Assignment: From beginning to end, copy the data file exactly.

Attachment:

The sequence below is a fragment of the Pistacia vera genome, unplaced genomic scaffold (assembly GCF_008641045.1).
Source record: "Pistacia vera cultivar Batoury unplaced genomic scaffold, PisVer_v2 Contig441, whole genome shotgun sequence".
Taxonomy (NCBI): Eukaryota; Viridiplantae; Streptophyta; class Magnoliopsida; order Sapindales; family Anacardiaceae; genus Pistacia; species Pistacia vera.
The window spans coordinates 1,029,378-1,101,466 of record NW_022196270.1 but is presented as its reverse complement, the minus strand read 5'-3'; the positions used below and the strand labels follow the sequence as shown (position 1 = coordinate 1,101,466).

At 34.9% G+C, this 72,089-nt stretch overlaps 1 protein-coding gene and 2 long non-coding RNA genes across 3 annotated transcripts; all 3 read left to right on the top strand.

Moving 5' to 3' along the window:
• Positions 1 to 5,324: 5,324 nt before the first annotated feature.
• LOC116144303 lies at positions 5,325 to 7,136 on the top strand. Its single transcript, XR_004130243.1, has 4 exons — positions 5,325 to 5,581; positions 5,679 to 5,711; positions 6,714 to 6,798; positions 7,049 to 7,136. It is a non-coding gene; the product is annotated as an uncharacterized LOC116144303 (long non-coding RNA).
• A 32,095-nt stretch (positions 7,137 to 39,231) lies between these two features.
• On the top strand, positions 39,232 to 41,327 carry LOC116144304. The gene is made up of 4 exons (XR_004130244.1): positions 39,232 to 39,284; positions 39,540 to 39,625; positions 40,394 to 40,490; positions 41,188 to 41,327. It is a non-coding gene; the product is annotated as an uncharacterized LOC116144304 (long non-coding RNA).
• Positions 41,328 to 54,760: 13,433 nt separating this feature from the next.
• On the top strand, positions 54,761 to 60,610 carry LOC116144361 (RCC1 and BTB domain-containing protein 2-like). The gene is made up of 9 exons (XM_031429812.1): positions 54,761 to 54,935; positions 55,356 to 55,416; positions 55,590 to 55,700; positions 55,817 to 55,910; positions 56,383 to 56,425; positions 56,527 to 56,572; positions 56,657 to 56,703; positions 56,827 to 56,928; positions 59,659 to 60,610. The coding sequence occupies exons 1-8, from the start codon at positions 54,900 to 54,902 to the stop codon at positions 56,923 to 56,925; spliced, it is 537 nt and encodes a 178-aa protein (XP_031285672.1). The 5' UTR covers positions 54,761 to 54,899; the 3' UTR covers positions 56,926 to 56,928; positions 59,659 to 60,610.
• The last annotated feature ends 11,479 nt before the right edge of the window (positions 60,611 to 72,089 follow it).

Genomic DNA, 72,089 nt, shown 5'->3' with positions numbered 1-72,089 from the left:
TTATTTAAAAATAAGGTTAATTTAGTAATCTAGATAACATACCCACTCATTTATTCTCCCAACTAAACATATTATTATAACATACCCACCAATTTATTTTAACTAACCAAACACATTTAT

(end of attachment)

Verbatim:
The sequence below is a fragment of the Pistacia vera genome, unplaced genomic scaffold (assembly GCF_008641045.1).
Source record: "Pistacia vera cultivar Batoury unplaced genomic scaffold, PisVer_v2 Contig441, whole genome shotgun sequence".
Taxonomy (NCBI): Eukaryota; Viridiplantae; Streptophyta; class Magnoliopsida; order Sapindales; family Anacardiaceae; genus Pistacia; species Pistacia vera.
The window spans coordinates 1,029,378-1,101,466 of record NW_022196270.1 but is presented as its reverse complement, the minus strand read 5'-3'; the positions used below and the strand labels follow the sequence as shown (position 1 = coordinate 1,101,466).

At 34.9% G+C, this 72,089-nt stretch overlaps 1 protein-coding gene and 2 long non-coding RNA genes across 3 annotated transcripts; all 3 read left to right on the top strand.

Moving 5' to 3' along the window:
• Positions 1 to 5,324: 5,324 nt before the first annotated feature.
• LOC116144303 lies at positions 5,325 to 7,136 on the top strand. Its single transcript, XR_004130243.1, has 4 exons — positions 5,325 to 5,581; positions 5,679 to 5,711; positions 6,714 to 6,798; positions 7,049 to 7,136. It is a non-coding gene; the product is annotated as an uncharacterized LOC116144303 (long non-coding RNA).
• A 32,095-nt stretch (positions 7,137 to 39,231) lies between these two features.
• On the top strand, positions 39,232 to 41,327 carry LOC116144304. The gene is made up of 4 exons (XR_004130244.1): positions 39,232 to 39,284; positions 39,540 to 39,625; positions 40,394 to 40,490; positions 41,188 to 41,327. It is a non-coding gene; the product is annotated as an uncharacterized LOC116144304 (long non-coding RNA).
• Positions 41,328 to 54,760: 13,433 nt separating this feature from the next.
• On the top strand, positions 54,761 to 60,610 carry LOC116144361 (RCC1 and BTB domain-containing protein 2-like). The gene is made up of 9 exons (XM_031429812.1): positions 54,761 to 54,935; positions 55,356 to 55,416; positions 55,590 to 55,700; positions 55,817 to 55,910; positions 56,383 to 56,425; positions 56,527 to 56,572; positions 56,657 to 56,703; positions 56,827 to 56,928; positions 59,659 to 60,610. The coding sequence occupies exons 1-8, from the start codon at positions 54,900 to 54,902 to the stop codon at positions 56,923 to 56,925; spliced, it is 537 nt and encodes a 178-aa protein (XP_031285672.1). The 5' UTR covers positions 54,761 to 54,899; the 3' UTR covers positions 56,926 to 56,928; positions 59,659 to 60,610.
• The last annotated feature ends 11,479 nt before the right edge of the window (positions 60,611 to 72,089 follow it).

Genomic DNA, 72,089 nt, shown 5'->3' with positions numbered 1-72,089 from the left:
TTATTTAAAAATAAGGTTAATTTAGTAATCTAGATAACATACCCACTCATTTATTCTCCCAACTAAACATATTATTATAACATACCCACCAATTTATTTTAACTAACCAAACACATTTAT